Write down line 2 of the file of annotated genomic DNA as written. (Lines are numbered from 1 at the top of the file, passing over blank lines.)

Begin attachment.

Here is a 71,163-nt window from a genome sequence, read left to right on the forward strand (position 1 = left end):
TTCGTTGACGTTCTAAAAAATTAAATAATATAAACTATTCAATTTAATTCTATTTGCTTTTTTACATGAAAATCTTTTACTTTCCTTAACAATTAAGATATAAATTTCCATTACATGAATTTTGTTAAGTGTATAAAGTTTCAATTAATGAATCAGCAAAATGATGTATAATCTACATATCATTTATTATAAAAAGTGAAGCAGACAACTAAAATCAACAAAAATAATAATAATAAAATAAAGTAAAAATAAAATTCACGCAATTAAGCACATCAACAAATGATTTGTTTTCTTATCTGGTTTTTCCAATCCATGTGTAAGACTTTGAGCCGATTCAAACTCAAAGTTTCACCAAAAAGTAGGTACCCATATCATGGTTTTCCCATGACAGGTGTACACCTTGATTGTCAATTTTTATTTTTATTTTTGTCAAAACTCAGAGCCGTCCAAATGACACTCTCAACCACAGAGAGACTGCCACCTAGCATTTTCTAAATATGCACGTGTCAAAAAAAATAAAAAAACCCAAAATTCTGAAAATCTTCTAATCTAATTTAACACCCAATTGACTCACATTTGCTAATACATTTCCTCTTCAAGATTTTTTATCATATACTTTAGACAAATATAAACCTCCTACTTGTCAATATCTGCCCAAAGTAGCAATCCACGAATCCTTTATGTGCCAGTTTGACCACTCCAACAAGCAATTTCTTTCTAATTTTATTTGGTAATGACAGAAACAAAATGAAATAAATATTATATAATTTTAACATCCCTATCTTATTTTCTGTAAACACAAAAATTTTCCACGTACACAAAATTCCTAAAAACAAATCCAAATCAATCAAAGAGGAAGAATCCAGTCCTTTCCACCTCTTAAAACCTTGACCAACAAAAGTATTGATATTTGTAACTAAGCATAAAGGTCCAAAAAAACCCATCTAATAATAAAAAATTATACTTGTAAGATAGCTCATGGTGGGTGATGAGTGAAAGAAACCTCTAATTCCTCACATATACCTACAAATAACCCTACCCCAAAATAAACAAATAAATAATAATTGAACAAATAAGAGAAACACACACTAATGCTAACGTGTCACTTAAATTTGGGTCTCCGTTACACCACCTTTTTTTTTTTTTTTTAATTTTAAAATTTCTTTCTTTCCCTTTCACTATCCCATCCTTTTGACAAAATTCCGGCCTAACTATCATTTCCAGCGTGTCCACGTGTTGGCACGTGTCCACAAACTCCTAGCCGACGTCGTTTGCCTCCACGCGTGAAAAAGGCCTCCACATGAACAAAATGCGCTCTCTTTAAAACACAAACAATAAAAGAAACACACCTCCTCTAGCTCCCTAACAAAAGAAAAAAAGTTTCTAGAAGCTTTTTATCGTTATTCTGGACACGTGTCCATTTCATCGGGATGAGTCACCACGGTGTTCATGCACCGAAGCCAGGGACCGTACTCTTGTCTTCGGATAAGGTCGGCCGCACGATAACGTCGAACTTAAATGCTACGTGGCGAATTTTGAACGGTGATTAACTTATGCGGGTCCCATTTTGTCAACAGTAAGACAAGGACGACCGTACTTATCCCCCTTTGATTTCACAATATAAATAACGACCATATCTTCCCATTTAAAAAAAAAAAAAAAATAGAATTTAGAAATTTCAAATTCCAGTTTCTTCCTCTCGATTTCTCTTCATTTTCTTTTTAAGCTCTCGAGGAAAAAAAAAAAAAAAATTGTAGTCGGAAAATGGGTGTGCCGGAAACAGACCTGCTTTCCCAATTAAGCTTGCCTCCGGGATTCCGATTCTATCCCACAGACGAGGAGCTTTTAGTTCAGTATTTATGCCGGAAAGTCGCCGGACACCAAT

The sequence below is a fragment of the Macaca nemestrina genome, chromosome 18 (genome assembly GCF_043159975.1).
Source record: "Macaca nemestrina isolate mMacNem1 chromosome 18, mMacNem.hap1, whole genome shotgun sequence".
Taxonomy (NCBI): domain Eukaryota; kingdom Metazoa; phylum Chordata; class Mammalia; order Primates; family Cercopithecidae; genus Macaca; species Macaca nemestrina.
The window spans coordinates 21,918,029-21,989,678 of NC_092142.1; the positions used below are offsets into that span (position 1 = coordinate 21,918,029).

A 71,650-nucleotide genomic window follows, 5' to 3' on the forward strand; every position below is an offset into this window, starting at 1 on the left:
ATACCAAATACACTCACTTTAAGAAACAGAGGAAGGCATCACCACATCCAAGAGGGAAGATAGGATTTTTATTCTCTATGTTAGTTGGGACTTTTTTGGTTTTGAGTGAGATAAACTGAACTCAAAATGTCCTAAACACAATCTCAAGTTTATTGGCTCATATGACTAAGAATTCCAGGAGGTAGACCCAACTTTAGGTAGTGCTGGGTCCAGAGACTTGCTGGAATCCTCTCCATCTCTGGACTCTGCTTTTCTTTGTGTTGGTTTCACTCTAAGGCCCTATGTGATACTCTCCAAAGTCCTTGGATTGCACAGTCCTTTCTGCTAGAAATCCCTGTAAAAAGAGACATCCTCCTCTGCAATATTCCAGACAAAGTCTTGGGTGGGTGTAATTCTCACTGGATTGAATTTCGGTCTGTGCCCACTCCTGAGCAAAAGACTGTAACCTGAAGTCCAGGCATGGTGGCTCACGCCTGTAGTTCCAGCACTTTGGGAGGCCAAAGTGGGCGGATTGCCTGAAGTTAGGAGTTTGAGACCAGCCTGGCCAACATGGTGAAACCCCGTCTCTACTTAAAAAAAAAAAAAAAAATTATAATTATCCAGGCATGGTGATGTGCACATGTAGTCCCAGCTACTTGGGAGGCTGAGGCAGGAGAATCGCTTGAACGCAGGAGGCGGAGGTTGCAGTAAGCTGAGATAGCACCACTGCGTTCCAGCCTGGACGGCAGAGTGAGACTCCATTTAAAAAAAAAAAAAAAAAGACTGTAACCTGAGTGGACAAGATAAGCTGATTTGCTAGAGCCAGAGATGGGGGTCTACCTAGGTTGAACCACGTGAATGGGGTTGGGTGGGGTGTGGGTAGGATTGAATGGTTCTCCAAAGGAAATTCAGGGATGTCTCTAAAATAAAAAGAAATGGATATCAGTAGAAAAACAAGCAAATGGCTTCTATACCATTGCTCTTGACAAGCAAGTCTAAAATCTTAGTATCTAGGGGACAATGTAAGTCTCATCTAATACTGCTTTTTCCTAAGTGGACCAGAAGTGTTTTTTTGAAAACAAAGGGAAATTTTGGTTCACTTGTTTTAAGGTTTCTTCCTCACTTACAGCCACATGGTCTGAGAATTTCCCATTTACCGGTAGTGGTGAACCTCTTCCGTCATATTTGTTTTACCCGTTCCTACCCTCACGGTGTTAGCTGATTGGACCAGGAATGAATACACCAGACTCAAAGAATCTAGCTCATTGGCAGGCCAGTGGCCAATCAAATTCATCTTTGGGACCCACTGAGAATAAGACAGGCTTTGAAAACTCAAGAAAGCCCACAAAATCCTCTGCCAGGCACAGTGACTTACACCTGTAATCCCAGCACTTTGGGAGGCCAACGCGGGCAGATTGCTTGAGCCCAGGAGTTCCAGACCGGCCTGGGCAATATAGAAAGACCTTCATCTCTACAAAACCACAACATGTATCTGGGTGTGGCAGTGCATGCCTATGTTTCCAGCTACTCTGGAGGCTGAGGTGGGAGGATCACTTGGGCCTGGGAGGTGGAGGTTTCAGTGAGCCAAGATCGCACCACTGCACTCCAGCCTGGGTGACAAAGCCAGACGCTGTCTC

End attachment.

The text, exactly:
TTCGTTGACGTTCTAAAAAATTAAATAATATAAACTATTCAATTTAATTCTATTTGCTTTTTTACATGAAAATCTTTTACTTTCCTTAACAATTAAGATATAAATTTCCATTACATGAATTTTGTTAAGTGTATAAAGTTTCAATTAATGAATCAGCAAAATGATGTATAATCTACATATCATTTATTATAAAAAGTGAAGCAGACAACTAAAATCAACAAAAATAATAATAATAAAATAAAGTAAAAATAAAATTCACGCAATTAAGCACATCAACAAATGATTTGTTTTCTTATCTGGTTTTTCCAATCCATGTGTAAGACTTTGAGCCGATTCAAACTCAAAGTTTCACCAAAAAGTAGGTACCCATATCATGGTTTTCCCATGACAGGTGTACACCTTGATTGTCAATTTTTATTTTTATTTTTGTCAAAACTCAGAGCCGTCCAAATGACACTCTCAACCACAGAGAGACTGCCACCTAGCATTTTCTAAATATGCACGTGTCAAAAAAAATAAAAAAACCCAAAATTCTGAAAATCTTCTAATCTAATTTAACACCCAATTGACTCACATTTGCTAATACATTTCCTCTTCAAGATTTTTTATCATATACTTTAGACAAATATAAACCTCCTACTTGTCAATATCTGCCCAAAGTAGCAATCCACGAATCCTTTATGTGCCAGTTTGACCACTCCAACAAGCAATTTCTTTCTAATTTTATTTGGTAATGACAGAAACAAAATGAAATAAATATTATATAATTTTAACATCCCTATCTTATTTTCTGTAAACACAAAAATTTTCCACGTACACAAAATTCCTAAAAACAAATCCAAATCAATCAAAGAGGAAGAATCCAGTCCTTTCCACCTCTTAAAACCTTGACCAACAAAAGTATTGATATTTGTAACTAAGCATAAAGGTCCAAAAAAACCCATCTAATAATAAAAAATTATACTTGTAAGATAGCTCATGGTGGGTGATGAGTGAAAGAAACCTCTAATTCCTCACATATACCTACAAATAACCCTACCCCAAAATAAACAAATAAATAATAATTGAACAAATAAGAGAAACACACACTAATGCTAACGTGTCACTTAAATTTGGGTCTCCGTTACACCACCTTTTTTTTTTTTTTTTAATTTTAAAATTTCTTTCTTTCCCTTTCACTATCCCATCCTTTTGACAAAATTCCGGCCTAACTATCATTTCCAGCGTGTCCACGTGTTGGCACGTGTCCACAAACTCCTAGCCGACGTCGTTTGCCTCCACGCGTGAAAAAGGCCTCCACATGAACAAAATGCGCTCTCTTTAAAACACAAACAATAAAAGAAACACACCTCCTCTAGCTCCCTAACAAAAGAAAAAAAGTTTCTAGAAGCTTTTTATCGTTATTCTGGACACGTGTCCATTTCATCGGGATGAGTCACCACGGTGTTCATGCACCGAAGCCAGGGACCGTACTCTTGTCTTCGGATAAGGTCGGCCGCACGATAACGTCGAACTTAAATGCTACGTGGCGAATTTTGAACGGTGATTAACTTATGCGGGTCCCATTTTGTCAACAGTAAGACAAGGACGACCGTACTTATCCCCCTTTGATTTCACAATATAAATAACGACCATATCTTCCCATTTAAAAAAAAAAAAAAAATAGAATTTAGAAATTTCAAATTCCAGTTTCTTCCTCTCGATTTCTCTTCATTTTCTTTTTAAGCTCTCGAGGAAAAAAAAAAAAAAAATTGTAGTCGGAAAATGGGTGTGCCGGAAACAGACCTGCTTTCCCAATTAAGCTTGCCTCCGGGATTCCGATTCTATCCCACAGACGAGGAGCTTTTAGTTCAGTATTTATGCCGGAAAGTCGCCGGACACCAAT